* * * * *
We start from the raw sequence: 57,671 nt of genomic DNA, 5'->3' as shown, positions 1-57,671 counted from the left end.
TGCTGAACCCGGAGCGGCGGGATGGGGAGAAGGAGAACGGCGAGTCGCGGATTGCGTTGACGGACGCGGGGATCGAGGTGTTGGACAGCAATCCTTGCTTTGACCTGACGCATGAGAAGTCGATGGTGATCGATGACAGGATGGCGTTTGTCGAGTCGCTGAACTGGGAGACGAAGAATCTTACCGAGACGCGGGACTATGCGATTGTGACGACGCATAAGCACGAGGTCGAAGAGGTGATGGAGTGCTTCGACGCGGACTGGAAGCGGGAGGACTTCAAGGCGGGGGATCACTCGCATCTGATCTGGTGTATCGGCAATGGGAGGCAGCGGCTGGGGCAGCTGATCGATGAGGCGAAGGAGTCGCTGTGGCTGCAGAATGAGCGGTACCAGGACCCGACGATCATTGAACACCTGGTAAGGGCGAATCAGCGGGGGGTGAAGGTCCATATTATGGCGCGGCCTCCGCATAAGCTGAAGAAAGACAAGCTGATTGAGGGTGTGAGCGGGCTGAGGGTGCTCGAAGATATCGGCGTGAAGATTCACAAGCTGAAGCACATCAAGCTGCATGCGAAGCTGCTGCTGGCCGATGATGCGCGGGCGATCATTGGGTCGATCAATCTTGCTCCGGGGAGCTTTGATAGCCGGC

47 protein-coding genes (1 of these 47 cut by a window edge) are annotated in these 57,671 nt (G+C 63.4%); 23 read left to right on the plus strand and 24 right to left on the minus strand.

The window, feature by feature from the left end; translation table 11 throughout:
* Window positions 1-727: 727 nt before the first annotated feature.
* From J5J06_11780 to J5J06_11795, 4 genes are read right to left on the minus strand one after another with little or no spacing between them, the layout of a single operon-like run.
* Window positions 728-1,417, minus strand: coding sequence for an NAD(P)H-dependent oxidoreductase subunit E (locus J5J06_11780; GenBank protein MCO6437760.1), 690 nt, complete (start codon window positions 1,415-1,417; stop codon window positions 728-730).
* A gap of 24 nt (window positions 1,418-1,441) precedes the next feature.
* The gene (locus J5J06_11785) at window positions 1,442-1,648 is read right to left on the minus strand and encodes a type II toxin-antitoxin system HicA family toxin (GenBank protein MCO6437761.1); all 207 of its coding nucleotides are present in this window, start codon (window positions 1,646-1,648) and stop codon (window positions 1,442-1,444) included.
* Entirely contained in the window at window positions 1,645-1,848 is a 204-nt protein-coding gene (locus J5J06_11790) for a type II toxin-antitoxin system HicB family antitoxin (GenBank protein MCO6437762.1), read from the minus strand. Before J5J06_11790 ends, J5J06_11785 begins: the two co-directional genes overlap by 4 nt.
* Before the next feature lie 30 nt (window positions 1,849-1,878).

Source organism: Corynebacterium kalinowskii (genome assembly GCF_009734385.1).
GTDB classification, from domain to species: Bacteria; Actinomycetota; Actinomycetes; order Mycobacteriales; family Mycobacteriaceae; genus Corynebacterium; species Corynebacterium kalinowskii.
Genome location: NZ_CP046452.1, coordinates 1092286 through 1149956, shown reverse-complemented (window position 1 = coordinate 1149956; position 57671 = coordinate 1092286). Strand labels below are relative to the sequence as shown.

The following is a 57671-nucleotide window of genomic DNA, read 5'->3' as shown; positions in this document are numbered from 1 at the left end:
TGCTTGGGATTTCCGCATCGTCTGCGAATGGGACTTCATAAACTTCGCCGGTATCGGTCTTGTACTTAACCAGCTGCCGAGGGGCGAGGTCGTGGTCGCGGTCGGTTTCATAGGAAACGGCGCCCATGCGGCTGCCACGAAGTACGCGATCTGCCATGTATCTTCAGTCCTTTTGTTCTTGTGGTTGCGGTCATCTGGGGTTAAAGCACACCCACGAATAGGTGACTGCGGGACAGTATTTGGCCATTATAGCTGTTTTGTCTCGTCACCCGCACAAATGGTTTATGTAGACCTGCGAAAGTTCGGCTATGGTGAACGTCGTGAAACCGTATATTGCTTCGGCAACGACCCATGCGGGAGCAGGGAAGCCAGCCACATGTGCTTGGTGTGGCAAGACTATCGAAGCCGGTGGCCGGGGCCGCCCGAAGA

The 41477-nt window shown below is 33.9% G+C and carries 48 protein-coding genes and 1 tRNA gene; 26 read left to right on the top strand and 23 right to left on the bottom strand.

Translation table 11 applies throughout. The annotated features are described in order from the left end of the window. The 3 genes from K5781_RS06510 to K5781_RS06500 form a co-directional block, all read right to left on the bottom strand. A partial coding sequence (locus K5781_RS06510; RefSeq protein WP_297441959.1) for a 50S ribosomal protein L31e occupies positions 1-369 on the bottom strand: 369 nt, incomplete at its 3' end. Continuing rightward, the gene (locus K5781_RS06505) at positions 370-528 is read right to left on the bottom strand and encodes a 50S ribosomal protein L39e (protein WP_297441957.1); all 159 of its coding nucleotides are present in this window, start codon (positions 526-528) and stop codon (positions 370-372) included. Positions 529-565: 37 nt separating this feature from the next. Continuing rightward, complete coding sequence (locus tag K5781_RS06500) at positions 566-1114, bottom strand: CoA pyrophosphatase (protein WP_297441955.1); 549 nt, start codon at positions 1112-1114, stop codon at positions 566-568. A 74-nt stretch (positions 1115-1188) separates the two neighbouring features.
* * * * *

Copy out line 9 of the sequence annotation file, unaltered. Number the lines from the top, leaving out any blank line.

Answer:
* The gene (locus J5J06_11785) at window positions 1,442-1,648 is read right to left on the minus strand and encodes a type II toxin-antitoxin system HicA family toxin (GenBank protein MCO6437761.1); all 207 of its coding nucleotides are present in this window, start codon (window positions 1,646-1,648) and stop codon (window positions 1,442-1,444) included.